There is no diff in quality between two identical items that are simply priced diff except in the perceived levels of quality between the two, and folks operate differently based on that perceived difference alone.

rich
You wouldn't believe the number of blades I have or how much cutting I have done on my job and my recreational and chore activities. The old buck really is in a class by itself and I only have two other blades that come close, both are larger not as handy and cost more. One is a Norwegian hunting blade and the other is a Spanish fighting knife.
 

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Discussion Starter · #17 ·
get a Condor Rodon for $25 at SMKW and you will not say that anymore
I will take a look at that! Thanks!!

What knife you looking at?
TBH, I'm a complete noob when it comes to the names. I've seen enough on 3 sites to confuse me. Different names, brands even for the same knife lastmonth, is now named something different. Too much to take in.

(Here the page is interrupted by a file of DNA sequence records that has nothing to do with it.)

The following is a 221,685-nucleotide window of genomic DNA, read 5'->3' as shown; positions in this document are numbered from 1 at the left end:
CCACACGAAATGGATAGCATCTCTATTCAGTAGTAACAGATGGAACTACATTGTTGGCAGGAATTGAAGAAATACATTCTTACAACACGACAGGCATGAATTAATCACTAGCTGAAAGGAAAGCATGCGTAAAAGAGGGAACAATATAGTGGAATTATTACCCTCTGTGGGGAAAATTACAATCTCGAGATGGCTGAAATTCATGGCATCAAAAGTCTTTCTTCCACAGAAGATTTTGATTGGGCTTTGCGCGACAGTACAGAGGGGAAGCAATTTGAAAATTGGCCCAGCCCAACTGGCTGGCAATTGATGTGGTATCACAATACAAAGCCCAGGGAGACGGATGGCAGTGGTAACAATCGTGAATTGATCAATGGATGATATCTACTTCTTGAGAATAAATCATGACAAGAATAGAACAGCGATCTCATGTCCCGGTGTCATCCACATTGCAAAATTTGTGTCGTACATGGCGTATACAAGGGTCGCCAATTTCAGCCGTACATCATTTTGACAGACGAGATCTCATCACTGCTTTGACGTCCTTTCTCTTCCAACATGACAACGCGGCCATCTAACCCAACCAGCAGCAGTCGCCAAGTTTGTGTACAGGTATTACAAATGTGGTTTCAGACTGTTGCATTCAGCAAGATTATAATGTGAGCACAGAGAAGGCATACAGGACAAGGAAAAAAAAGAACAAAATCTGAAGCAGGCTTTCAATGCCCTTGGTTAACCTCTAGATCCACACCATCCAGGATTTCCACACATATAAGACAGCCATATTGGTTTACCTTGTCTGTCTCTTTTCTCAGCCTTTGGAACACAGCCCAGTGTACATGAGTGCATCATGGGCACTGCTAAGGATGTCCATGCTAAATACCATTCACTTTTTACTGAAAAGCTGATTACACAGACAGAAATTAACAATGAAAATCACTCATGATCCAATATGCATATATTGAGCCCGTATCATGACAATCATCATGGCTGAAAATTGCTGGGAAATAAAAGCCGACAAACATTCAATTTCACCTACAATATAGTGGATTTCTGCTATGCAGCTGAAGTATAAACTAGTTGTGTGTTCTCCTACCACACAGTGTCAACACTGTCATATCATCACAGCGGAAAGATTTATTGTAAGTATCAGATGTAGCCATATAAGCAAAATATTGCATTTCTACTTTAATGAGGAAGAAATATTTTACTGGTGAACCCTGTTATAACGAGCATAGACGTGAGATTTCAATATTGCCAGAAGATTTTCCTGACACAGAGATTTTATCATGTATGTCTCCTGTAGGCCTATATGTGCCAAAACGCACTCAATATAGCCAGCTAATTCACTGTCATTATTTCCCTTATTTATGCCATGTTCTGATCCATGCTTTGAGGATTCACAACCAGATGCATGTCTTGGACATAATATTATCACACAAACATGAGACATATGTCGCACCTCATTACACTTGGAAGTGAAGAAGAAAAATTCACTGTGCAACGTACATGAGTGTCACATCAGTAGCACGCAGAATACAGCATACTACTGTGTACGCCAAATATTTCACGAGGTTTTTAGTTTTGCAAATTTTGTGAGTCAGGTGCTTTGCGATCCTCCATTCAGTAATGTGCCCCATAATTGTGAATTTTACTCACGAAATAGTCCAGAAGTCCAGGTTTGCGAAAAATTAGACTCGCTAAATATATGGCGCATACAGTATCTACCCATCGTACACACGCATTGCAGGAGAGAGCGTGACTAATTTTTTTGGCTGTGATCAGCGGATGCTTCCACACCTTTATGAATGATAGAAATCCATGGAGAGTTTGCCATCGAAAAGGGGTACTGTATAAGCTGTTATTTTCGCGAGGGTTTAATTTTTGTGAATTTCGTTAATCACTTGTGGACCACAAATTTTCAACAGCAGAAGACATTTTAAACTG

I thought my buck was expensive at $100 nearly 30 years ago, still using it so I would say the quality more than paid for itself. Sometimes you really do get what you pay for.
I could see myself doing that in the future, but some of these suckers @ $330 for something I'll be so scared to lose, seems like it would be a bad buy for me.:xeye:

Well If you look at the price range of the steel for some of the upper knifes plus the work that goes into it. Plus a company needs to make money to pay for being in business. I have payed up wards of 70.00 just for the blanks for some of my knifes. So the cost is relative.
Hey I understand workmanship. I'm a starving artist myself. I'm delivering friggin pizzas since no one has $200-300 for a original 'Pop, muck less 3-5 k for a kitchen mural. :(

All I have right now is a gerber pocket knife BIL got me for X-mas, a couple of multi-tools and , I *think* a Kurki(?) chopper from a gun show recently. I'd like a GOOD tool, but I do not need a certain name on it to impress. Does that make any sense? (I just took my sleep meds.:xeye:)

Maybe I should stay away from the blade forums. Makes my head swim. I'll probably contact a board member when I've decided which to purchase.